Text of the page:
Published on June 8th, 2012 | by Jonathan Beck29
EA Criticizes Valve for Steam’s Deep Discounting
Gamebiz recently held a discussion with David DeMartini (pictured above hard at work on Origin) regarding EA’s Origin service and its future plans. To be honest, most of the interview isn’t that interesting, save for one small section talking about Steam’s practice of offering frequent heavy discounts on games.
Q: One of the things that Steam does is this random deep-discounting of software, and it works well for them. Do you see that as something you want to do?
David DeMartini: We won’t be doing that. Obviously they think it’s the right thing to do after a certain amount of time. I just think it cheapens your intellectual property. I know both sides of it, I understand it. If you want to sell a whole bunch of units, that is certainly a way to do that, to sell a whole bunch of stuff at a low price. The gamemakers work incredibly hard to make this intellectual property, and we’re not trying to be Target. We’re trying to be Nordstrom. When I say that, I mean good value – we’re trying to give you a fair price point, and occasionally there will be things that are on sale you could look for a discount, just don’t look for 75 percent off going-out-of-business sales.
It’s an interesting viewpoint, if you happen to look at life out of your own rectum. Let’s break it down, shall we? First, Mr. DeMartini specifically points out that Valve does this after a certain period of time. Take a look at current sales; the only title currently available at 75% off is the Far Cry complete pack. We’re obviously not in the holiday season, during which Valve goes into all-out sale mode, but even then, the deepest discounts are on older titles or entire publisher collections. Some newer titles are also discounted during these sales, but they’re normally games from smaller companies that want the increased exposure that comes from those discounts.
DeMartini then points to game makers working incredibly hard on their titles, something he would likely know a good deal about being an EA employee. Considering that it’s been very, very well–documented that EA has had some rather brutal working conditions for their developers, it’s surprising that he shows any concern for them whatsoever. Counter that with the working conditions at Valve or their recently leaked new employee handbook and it becomes even harder to feel like DeMartini is using that as little more than a bullet point in his argument with no real concern.
Finally, he slams Steam, comparing it to Target, whereas EA wants Origin to be considered a Nordstrom. Let’s look into that a bit as well. Imagine you want to buy a pair of simple slip-on loafers, a pair of shoes just to kick on and off at a moment’s notice. You could pop over to Target and pick up a nice pair of Meronas for 29 bucks. They would get the job done comfortably, and you would probably be happy with such a reasonable purchase. You could also go to Nordstorm and get these Cole Haan gray slip-ons for 138 dollars. Personally, I’d rather have four pairs of Meronas.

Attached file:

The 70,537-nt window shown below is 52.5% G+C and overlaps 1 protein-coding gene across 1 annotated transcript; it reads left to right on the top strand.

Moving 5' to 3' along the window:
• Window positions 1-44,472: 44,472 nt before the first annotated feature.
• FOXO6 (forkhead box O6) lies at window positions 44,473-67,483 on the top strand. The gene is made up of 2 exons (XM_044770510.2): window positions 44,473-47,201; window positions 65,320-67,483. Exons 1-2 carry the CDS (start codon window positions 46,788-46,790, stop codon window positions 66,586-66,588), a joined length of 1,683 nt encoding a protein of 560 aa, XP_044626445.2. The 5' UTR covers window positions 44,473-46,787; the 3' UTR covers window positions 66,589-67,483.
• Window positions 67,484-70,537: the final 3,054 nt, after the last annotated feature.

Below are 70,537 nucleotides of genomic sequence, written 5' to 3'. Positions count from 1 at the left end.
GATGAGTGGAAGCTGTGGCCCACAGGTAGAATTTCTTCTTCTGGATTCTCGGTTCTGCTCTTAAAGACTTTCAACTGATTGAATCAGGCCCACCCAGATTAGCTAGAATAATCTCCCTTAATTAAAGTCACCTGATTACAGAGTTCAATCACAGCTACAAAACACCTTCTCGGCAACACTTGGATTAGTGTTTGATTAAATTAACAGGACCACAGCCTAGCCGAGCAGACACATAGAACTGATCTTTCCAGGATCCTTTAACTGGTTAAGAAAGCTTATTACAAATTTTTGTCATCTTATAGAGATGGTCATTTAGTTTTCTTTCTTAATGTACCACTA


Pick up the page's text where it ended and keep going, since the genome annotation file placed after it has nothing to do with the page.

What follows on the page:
Now imagine you have $60 to spend on video games this month. You can go to Origin and get a brand-spanking new copy of Battlefield 3 for $59.99, or you can head over to Steam and likely end up with anywhere from 1 to 10 different games, depending on their sales at the time. You might want Battlefield 3, and if you do, great–you have the option to just buy that one title and play that–but personally, I’d rather pick up 3-4 great games on Steam instead.
The core problem that people like DeMartini seem to be overlooking in the game industry is that not every title is worth $59.99. Most games aren’t worth that cost, and saying that selling games at a lower price cheapens their intellectual property is just insulting. Some of the best games on PC right now cost you nothing to get into. Games like Blacklight: Retribution and Tribes: Ascend are fantastic experiences that allow you to pay as little or as much as you want. Not to mention Steam’s regularity of sales gives gamers the option to try titles that were previously out of their financial reach. When game companies start to realize that you can sell more games when they aren’t all priced exactly the same, they (and we) will be much better off.
In the end, if EA doesn’t want to offer deep discounts on titles that their Origin service carries, that’s perfectly fine. Origin is their service, and that’s their decision to make. However, when you start attacking a company that actually seems to care about the people who play their games, I have an issue with it. Let Valve run their company the way they see fit, and I’m sure they’ll extend you that same courtesy. In the meantime, how’s that stock price doing, Dave?